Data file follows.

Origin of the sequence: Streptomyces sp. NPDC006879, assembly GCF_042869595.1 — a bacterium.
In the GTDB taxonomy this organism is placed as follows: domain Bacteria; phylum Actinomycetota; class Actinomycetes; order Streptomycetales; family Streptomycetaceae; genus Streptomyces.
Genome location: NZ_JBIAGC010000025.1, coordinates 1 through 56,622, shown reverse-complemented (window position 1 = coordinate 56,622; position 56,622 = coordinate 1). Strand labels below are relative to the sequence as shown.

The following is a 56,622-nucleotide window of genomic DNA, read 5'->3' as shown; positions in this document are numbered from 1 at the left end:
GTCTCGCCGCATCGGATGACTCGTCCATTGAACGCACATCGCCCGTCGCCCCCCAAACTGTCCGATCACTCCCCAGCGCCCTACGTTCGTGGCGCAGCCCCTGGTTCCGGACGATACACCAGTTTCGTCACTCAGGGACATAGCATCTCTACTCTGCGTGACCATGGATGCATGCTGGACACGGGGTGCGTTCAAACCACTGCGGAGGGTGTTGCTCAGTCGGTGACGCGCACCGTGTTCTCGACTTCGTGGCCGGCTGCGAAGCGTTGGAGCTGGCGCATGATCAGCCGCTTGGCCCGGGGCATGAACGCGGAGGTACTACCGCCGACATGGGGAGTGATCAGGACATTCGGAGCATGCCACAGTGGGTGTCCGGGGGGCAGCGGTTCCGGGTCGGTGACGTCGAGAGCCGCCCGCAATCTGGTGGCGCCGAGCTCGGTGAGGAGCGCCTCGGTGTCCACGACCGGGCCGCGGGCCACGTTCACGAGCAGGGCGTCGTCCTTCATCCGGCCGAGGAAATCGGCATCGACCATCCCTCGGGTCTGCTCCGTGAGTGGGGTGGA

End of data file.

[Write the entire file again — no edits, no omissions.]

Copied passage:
Origin of the sequence: Streptomyces sp. NPDC006879, assembly GCF_042869595.1 — a bacterium.
In the GTDB taxonomy this organism is placed as follows: domain Bacteria; phylum Actinomycetota; class Actinomycetes; order Streptomycetales; family Streptomycetaceae; genus Streptomyces.
Genome location: NZ_JBIAGC010000025.1, coordinates 1 through 56,622, shown reverse-complemented (window position 1 = coordinate 56,622; position 56,622 = coordinate 1). Strand labels below are relative to the sequence as shown.

The following is a 56,622-nucleotide window of genomic DNA, read 5'->3' as shown; positions in this document are numbered from 1 at the left end:
GTCTCGCCGCATCGGATGACTCGTCCATTGAACGCACATCGCCCGTCGCCCCCCAAACTGTCCGATCACTCCCCAGCGCCCTACGTTCGTGGCGCAGCCCCTGGTTCCGGACGATACACCAGTTTCGTCACTCAGGGACATAGCATCTCTACTCTGCGTGACCATGGATGCATGCTGGACACGGGGTGCGTTCAAACCACTGCGGAGGGTGTTGCTCAGTCGGTGACGCGCACCGTGTTCTCGACTTCGTGGCCGGCTGCGAAGCGTTGGAGCTGGCGCATGATCAGCCGCTTGGCCCGGGGCATGAACGCGGAGGTACTACCGCCGACATGGGGAGTGATCAGGACATTCGGAGCATGCCACAGTGGGTGTCCGGGGGGCAGCGGTTCCGGGTCGGTGACGTCGAGAGCCGCCCGCAATCTGGTGGCGCCGAGCTCGGTGAGGAGCGCCTCGGTGTCCACGACCGGGCCGCGGGCCACGTTCACGAGCAGGGCGTCGTCCTTCATCCGGCCGAGGAAATCGGCATCGACCATCCCTCGGGTCTGCTCCGTGAGTGGGGTGGA